The Asset Building News Week is a weekly Friday feature on The Ladder, the Asset Building Program blog, designed to help readers keep up with news and developments in the asset building field. This week's topics include housing, health and wealth, financial services, and unemployment.
The Center for American Progress has a new report out this week on making the mortgage market work better for American families. The New York Times reports on the phenomenon of large firms being the key drivers of the so-called housing “recovery.” As they put it, “Large investment firms have spent billions of dollars over the last year buying homes in some of the nation’s most depressed markets. The influx has been so great, and the resulting price gains so big, that ordinary buyers are feeling squeezed out.” Marketplace talked to a few of those ordinary buyers and profiled a first-time home owning family who had hesitated to make such a move after seeing how “people got burned, stuck with high mortgage payments and underwater homes” during the Great Recession. While the foreclosure rate in Ohio has come down somewhat from its peak in 2009, new research from Policy Matters Ohio suggests that the housing market and families are still struggling to keep their homes. The Dayton Daily News points out that the foreclosure rate is still four times what it was in 1995. As researcher David Rothstein put it, “The economy cannot recover with 70,000 new foreclosure filings a year.” According to the lead state negotiator in the $25 billion mortgage settlement with the nation’s five largest banks, more than 960,000 borrowers nationwide who submitted a claim through the National Mortgage Settlement will receive a check this month for about $1,480. In Camden, New Jersey, advocates, planners, and others have worked to redevelop parts of the city that struggled during and since the Recession. "It's a new day" in Camden, said one official. A new University of Arizona study “has found that loans for apartment buildings are much less likely to enter default if the residences are located in walkable, transit-accessible locations.” The study examined over 30,000 loans “dating back 30 years, finding that seven ‘sustainability variables’ were highly correlated with lower foreclosure rates.”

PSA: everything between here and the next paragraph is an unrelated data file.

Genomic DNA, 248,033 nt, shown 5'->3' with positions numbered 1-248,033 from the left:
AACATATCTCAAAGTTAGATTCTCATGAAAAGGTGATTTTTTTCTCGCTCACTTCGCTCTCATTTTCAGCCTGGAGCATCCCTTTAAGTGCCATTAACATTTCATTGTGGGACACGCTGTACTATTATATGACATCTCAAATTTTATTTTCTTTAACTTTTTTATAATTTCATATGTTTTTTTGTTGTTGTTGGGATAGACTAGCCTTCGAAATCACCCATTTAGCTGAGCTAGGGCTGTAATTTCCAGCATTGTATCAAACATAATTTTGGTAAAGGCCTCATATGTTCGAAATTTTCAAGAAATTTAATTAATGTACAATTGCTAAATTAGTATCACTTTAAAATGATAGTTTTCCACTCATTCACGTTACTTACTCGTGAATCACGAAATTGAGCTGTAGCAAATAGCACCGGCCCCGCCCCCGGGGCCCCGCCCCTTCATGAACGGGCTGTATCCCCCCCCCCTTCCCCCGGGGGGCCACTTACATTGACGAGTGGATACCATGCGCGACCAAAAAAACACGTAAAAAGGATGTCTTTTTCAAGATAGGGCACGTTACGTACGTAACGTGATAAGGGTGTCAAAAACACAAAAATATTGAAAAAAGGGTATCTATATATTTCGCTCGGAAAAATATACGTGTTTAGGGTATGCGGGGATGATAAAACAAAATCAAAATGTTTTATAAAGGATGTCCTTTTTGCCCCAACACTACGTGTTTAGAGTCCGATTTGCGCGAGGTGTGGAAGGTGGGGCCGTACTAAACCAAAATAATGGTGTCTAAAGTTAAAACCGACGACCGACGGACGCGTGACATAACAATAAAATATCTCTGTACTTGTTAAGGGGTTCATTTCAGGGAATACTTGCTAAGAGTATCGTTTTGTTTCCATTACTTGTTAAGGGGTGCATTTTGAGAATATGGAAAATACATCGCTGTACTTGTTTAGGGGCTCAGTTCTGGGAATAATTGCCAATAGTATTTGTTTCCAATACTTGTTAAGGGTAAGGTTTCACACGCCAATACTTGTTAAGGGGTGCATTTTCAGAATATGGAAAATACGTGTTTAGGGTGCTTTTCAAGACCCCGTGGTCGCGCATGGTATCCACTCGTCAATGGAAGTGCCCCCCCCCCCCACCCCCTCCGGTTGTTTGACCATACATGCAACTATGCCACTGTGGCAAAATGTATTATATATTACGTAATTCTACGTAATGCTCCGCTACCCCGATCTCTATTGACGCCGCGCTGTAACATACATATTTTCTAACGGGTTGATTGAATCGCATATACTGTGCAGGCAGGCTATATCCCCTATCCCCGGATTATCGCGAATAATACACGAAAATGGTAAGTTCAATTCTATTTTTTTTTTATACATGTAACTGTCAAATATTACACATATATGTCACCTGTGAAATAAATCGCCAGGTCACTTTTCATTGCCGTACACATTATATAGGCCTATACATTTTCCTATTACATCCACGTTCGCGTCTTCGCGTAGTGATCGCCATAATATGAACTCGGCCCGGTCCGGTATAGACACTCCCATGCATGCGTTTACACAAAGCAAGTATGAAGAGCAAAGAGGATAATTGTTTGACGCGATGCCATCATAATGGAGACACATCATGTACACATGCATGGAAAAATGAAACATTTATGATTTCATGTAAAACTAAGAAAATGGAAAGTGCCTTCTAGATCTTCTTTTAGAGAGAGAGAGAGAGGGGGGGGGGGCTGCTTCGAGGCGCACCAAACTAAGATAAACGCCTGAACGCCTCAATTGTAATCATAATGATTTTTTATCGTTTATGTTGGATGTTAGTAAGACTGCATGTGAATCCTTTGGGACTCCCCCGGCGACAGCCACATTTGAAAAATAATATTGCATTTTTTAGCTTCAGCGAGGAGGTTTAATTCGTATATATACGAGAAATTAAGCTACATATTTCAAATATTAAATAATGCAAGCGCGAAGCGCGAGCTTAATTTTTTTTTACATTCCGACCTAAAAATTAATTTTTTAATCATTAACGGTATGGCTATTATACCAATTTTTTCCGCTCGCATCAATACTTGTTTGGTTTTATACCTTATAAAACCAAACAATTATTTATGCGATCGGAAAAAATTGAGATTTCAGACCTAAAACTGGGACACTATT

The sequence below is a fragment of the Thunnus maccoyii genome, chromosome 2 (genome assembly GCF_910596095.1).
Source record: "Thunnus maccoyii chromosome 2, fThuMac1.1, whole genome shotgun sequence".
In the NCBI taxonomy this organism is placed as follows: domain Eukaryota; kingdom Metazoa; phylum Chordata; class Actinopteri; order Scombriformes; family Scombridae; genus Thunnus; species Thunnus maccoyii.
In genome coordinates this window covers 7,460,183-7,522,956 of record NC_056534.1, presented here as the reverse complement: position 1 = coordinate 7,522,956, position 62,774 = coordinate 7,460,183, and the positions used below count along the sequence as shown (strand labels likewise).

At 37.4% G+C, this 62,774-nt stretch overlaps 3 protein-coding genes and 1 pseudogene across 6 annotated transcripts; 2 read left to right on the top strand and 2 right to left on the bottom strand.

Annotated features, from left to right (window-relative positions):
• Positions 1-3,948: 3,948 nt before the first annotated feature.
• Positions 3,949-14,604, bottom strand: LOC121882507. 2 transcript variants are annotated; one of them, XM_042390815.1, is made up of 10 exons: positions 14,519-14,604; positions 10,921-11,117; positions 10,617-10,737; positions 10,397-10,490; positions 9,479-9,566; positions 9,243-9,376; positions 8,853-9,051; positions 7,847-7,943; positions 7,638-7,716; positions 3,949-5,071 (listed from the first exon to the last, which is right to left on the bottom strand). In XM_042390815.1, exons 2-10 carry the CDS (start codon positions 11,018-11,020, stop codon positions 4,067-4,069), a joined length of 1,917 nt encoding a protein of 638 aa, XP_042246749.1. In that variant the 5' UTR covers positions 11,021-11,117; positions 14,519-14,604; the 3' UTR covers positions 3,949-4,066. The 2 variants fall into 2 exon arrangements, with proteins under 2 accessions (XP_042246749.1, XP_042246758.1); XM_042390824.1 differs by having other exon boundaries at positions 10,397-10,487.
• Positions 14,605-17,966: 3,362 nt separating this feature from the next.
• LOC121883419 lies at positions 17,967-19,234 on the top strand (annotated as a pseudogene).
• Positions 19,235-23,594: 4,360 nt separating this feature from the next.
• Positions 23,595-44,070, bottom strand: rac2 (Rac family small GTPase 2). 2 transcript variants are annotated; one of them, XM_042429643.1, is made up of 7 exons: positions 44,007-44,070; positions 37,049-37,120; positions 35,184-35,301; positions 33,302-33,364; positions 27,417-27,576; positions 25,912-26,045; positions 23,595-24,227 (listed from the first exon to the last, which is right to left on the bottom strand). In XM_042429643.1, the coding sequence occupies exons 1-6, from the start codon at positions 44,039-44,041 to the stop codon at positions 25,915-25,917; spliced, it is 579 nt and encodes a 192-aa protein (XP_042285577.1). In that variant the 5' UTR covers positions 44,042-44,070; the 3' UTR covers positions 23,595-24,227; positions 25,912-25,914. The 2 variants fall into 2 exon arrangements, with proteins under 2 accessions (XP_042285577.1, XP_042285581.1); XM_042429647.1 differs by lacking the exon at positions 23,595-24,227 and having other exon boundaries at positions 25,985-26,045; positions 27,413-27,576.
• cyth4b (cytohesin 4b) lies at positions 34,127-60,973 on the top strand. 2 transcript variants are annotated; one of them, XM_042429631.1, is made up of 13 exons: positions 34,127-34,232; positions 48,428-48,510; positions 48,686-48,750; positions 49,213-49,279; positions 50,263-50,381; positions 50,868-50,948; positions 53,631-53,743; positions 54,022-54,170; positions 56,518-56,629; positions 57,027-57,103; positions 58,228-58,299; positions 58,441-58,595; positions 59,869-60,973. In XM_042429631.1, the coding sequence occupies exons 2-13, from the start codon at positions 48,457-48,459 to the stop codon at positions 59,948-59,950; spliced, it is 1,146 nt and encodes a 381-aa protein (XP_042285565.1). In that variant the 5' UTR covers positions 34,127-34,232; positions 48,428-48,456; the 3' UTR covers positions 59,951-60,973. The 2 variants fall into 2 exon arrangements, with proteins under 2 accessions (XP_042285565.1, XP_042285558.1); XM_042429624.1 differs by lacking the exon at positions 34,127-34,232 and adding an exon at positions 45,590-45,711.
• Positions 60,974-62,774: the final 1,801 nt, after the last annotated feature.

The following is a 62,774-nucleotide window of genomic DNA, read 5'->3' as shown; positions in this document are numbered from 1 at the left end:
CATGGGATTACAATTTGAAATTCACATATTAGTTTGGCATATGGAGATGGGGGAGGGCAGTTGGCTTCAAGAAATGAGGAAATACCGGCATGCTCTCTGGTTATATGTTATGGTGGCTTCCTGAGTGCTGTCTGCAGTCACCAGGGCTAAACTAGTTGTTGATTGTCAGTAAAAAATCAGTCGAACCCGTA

Health and Wealth
New research from Philadelphia provides additional evidence about the striking relationship between poverty and child health indicators. Public health nutritionist Mariana Chilton put it in context at Wired, “They’re cutting the programs that help kids stay healthy. We’re going to see the consequences of this for a generation if we don’t help our kids.” The Washington Post examines the cause of alarmingly high suicide rates among Baby Boomer age Americans. While the research shows complex and diverse reasons for this phenomenon, chronic financial challenges and insurmountable debt loads may play a role in depression and mental health. The Economic Policy Institute has a new report out that examines the financial stability of elderly Americans, and finds that millions of older Americans are economically vulnerable (defined as living at an income less than two times the value of the supplemental poverty threshold). Among older people 65 and older, 63.5 percent of black Americans, 70.1 percent of Hispanic Americans, and 43.8 percent of white Americans are economically vulnerable. The report examines the impact that changes to Medicare and Social Security would have on this population. In Philadelphia, crowds of people lined up to attend a recent free dental clinic and individuals shared their stories about living without access to dental care. According to City Paper, 1,800 people were able to receive free treatment, many after waiting in line overnight to guarantee their place in line. Hundreds were turned away.
The National Council of La Raza released a new report on financial inclusion within the Latino immigrant community. Read the report here and check out a summary of the release event here. The Woodstock Institute released a report about payday lending regulation at the state level. American Banker reports that bank revenue from overdraft fees has stagnated in the face of more consumer regulation. Nevertheless, the fees are still quite profitable for banks: "Fees from customers with overdrawn accounts generated $31.1 billion in January, February and March" of last year.
The unemployment rate was essentially unchanged from last month although there are more people in the labor force, according to this morning’s jobs report. Ezra Klein and the Wonkblog team have coverage of the report.
The economic pressure facing low-income consumers is reflected in the stock market results of dollar stores, explains MarketWatch.
David Dayen takes a historical look at why student loans are not like other loans in that they cannot be refinancned and are almost never discharged in bankruptcy.